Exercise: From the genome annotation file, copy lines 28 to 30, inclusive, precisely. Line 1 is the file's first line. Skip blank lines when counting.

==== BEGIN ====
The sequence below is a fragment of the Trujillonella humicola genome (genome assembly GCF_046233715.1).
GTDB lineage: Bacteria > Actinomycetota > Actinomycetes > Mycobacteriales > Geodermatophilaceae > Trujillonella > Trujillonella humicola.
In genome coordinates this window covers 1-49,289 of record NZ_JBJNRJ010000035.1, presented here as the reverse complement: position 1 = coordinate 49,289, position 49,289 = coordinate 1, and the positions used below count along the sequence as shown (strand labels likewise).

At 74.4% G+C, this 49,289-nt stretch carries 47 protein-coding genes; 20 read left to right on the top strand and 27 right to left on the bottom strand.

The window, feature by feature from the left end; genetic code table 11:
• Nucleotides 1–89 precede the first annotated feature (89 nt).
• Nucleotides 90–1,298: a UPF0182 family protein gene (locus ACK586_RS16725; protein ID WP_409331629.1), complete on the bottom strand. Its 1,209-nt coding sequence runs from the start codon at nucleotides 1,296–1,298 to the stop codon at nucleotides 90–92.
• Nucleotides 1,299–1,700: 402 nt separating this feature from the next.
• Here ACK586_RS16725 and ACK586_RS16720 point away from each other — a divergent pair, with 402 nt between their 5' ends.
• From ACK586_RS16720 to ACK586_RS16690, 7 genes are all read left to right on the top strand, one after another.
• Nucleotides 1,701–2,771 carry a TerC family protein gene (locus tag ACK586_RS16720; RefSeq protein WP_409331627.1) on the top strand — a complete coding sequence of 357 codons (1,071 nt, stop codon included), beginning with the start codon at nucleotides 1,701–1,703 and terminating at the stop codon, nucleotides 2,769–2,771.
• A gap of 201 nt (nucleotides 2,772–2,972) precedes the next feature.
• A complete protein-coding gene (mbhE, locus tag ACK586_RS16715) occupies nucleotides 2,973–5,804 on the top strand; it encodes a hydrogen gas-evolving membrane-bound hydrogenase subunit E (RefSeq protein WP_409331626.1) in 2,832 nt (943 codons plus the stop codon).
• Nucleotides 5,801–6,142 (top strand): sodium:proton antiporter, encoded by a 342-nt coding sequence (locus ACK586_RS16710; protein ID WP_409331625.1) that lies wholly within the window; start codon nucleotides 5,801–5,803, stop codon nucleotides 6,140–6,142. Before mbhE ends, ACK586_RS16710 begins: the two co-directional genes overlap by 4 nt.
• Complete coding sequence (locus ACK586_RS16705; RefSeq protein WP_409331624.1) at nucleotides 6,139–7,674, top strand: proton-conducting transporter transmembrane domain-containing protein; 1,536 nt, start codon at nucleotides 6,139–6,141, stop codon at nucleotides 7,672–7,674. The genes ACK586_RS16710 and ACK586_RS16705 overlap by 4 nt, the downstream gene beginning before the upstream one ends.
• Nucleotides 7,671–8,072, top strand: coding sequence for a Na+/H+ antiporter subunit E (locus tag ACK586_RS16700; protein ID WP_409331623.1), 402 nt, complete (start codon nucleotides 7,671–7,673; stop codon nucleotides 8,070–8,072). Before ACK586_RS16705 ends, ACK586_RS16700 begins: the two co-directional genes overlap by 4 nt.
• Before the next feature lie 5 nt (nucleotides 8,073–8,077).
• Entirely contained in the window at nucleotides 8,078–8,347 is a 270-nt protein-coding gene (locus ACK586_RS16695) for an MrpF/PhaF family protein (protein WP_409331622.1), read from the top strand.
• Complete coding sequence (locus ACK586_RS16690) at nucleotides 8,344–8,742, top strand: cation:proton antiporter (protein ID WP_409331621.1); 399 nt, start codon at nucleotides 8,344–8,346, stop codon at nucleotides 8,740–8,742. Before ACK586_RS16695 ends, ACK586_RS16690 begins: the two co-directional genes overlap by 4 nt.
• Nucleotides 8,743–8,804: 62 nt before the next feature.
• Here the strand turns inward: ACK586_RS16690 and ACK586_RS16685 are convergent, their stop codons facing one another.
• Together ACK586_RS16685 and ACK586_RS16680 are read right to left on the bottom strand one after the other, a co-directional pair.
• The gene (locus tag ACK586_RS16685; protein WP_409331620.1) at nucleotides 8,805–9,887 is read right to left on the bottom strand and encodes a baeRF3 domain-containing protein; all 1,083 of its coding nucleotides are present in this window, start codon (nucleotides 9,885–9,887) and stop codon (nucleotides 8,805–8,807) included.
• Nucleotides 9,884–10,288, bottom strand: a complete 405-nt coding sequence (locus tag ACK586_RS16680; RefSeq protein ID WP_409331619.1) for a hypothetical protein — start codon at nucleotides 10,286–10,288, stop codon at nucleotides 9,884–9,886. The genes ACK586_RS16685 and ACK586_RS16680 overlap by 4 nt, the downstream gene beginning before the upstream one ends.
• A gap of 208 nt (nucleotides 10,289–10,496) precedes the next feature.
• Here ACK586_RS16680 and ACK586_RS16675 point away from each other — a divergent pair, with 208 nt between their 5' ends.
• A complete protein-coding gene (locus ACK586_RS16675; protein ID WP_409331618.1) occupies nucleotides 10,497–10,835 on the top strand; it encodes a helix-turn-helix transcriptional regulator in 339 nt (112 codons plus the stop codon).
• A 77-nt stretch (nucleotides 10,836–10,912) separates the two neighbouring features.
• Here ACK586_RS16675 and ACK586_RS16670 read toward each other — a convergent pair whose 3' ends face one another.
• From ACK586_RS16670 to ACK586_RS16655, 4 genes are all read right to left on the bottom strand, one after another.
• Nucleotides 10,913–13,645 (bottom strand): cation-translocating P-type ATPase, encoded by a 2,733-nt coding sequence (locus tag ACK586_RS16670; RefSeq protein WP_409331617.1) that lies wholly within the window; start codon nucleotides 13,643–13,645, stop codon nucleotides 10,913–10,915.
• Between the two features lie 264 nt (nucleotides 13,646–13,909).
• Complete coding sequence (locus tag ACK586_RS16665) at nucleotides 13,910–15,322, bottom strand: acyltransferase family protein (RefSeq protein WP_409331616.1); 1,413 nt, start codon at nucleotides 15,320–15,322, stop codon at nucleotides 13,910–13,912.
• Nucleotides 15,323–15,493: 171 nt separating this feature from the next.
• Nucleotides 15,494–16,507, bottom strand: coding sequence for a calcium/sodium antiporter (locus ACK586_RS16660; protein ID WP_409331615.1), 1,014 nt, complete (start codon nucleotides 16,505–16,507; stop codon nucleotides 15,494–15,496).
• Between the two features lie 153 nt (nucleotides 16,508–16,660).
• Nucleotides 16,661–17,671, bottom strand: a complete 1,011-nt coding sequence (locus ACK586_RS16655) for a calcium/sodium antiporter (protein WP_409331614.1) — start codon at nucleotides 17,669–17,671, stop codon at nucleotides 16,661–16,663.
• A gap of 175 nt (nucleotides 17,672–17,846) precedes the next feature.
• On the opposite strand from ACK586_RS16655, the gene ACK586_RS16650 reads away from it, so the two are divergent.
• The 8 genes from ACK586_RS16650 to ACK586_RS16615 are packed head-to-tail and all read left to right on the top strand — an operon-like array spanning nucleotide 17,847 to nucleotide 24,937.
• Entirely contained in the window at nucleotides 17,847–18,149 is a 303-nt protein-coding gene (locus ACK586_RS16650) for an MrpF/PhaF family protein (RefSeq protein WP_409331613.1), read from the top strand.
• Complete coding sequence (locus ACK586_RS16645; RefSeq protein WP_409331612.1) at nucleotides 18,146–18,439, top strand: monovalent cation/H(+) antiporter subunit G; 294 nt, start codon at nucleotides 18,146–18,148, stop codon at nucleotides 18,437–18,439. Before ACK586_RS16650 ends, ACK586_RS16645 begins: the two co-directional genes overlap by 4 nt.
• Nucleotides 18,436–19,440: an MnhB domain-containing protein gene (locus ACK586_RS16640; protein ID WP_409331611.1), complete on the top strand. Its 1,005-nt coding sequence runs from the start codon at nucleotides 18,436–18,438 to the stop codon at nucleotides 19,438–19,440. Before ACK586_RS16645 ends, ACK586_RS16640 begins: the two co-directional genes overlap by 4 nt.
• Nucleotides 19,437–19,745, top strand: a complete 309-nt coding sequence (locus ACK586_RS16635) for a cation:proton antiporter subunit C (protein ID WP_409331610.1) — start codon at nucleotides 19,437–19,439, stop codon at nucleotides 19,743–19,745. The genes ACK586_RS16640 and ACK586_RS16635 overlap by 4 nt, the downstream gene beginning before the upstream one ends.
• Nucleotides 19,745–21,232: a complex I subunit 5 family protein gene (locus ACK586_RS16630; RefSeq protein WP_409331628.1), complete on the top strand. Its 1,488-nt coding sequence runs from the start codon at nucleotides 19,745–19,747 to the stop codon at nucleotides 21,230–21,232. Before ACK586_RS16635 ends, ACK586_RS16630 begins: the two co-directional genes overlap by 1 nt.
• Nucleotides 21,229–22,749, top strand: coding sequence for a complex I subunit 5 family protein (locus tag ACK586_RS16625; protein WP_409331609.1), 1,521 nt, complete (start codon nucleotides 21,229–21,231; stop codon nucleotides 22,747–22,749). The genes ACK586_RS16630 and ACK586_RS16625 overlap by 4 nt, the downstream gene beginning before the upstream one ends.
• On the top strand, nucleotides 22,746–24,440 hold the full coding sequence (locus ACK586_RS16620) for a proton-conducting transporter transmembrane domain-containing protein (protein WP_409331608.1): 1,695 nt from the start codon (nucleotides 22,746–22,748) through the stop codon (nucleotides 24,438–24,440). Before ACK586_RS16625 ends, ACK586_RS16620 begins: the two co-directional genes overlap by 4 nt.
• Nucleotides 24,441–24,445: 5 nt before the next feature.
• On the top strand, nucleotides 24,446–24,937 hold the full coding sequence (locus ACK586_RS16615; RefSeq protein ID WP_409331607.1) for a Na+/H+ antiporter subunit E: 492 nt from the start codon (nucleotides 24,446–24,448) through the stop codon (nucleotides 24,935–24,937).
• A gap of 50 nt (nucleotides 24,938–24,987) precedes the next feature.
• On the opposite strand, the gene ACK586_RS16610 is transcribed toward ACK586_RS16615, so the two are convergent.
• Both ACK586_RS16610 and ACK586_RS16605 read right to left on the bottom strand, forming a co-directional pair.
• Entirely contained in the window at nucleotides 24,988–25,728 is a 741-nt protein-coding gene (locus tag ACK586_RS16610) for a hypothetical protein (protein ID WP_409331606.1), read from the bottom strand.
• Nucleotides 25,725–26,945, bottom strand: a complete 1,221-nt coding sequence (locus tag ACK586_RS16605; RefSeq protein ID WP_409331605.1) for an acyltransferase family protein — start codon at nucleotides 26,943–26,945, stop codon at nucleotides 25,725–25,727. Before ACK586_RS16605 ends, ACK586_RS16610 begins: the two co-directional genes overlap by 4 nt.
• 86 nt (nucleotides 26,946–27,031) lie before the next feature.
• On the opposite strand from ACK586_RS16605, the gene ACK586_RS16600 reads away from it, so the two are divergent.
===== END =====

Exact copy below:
• A 77-nt stretch (nucleotides 10,836–10,912) separates the two neighbouring features.
• Here ACK586_RS16675 and ACK586_RS16670 read toward each other — a convergent pair whose 3' ends face one another.
• From ACK586_RS16670 to ACK586_RS16655, 4 genes are all read right to left on the bottom strand, one after another.